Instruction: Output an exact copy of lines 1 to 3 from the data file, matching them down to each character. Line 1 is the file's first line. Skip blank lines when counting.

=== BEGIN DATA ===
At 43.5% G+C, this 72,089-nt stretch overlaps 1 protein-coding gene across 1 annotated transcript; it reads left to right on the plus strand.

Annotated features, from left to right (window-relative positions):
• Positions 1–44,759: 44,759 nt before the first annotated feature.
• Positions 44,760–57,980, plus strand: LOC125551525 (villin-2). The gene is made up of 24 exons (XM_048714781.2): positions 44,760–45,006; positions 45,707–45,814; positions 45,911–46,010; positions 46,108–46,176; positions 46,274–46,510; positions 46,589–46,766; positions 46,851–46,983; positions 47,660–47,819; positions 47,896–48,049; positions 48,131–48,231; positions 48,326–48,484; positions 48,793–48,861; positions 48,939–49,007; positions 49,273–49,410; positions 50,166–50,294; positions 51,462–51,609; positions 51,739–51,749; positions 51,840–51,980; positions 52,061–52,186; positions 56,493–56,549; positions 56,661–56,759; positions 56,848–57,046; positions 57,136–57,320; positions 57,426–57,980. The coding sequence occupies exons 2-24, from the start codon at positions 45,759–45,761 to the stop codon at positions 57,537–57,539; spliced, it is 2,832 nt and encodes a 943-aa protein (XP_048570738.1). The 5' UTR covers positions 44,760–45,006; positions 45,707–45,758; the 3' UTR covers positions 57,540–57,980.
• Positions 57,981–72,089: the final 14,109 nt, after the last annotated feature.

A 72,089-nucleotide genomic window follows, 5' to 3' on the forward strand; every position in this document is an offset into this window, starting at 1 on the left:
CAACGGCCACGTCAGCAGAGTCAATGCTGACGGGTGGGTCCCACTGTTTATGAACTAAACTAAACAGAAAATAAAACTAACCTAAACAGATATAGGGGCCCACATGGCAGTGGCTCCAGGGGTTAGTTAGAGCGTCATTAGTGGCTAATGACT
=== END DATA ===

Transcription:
At 43.5% G+C, this 72,089-nt stretch overlaps 1 protein-coding gene across 1 annotated transcript; it reads left to right on the plus strand.

Annotated features, from left to right (window-relative positions):
• Positions 1–44,759: 44,759 nt before the first annotated feature.